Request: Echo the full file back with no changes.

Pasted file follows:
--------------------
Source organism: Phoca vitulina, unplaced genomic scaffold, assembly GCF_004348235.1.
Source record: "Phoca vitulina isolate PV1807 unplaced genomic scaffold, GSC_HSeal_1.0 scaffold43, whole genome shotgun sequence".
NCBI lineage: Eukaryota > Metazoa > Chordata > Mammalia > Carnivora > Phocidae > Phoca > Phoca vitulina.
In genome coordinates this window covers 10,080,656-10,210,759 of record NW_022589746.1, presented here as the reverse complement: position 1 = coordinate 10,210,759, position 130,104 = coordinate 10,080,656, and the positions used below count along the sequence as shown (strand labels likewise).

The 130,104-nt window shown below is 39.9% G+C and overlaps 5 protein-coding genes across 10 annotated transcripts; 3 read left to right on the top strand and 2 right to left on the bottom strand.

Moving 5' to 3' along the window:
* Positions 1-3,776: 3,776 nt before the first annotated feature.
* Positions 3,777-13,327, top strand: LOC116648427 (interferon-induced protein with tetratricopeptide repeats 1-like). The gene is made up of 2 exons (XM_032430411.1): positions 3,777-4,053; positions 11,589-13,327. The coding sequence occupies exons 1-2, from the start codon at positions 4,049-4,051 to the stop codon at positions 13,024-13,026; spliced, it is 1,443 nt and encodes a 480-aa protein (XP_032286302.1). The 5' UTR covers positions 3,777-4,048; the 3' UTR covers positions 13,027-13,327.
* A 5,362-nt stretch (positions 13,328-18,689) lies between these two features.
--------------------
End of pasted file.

Source organism: Phoca vitulina, unplaced genomic scaffold, assembly GCF_004348235.1.
Source record: "Phoca vitulina isolate PV1807 unplaced genomic scaffold, GSC_HSeal_1.0 scaffold43, whole genome shotgun sequence".
NCBI lineage: Eukaryota > Metazoa > Chordata > Mammalia > Carnivora > Phocidae > Phoca > Phoca vitulina.
In genome coordinates this window covers 10,080,656-10,210,759 of record NW_022589746.1, presented here as the reverse complement: position 1 = coordinate 10,210,759, position 130,104 = coordinate 10,080,656, and the positions used below count along the sequence as shown (strand labels likewise).

The 130,104-nt window shown below is 39.9% G+C and overlaps 5 protein-coding genes across 10 annotated transcripts; 3 read left to right on the top strand and 2 right to left on the bottom strand.

Moving 5' to 3' along the window:
* Positions 1-3,776: 3,776 nt before the first annotated feature.
* Positions 3,777-13,327, top strand: LOC116648427 (interferon-induced protein with tetratricopeptide repeats 1-like). The gene is made up of 2 exons (XM_032430411.1): positions 3,777-4,053; positions 11,589-13,327. The coding sequence occupies exons 1-2, from the start codon at positions 4,049-4,051 to the stop codon at positions 13,024-13,026; spliced, it is 1,443 nt and encodes a 480-aa protein (XP_032286302.1). The 5' UTR covers positions 3,777-4,048; the 3' UTR covers positions 13,027-13,327.
* A 5,362-nt stretch (positions 13,328-18,689) lies between these two features.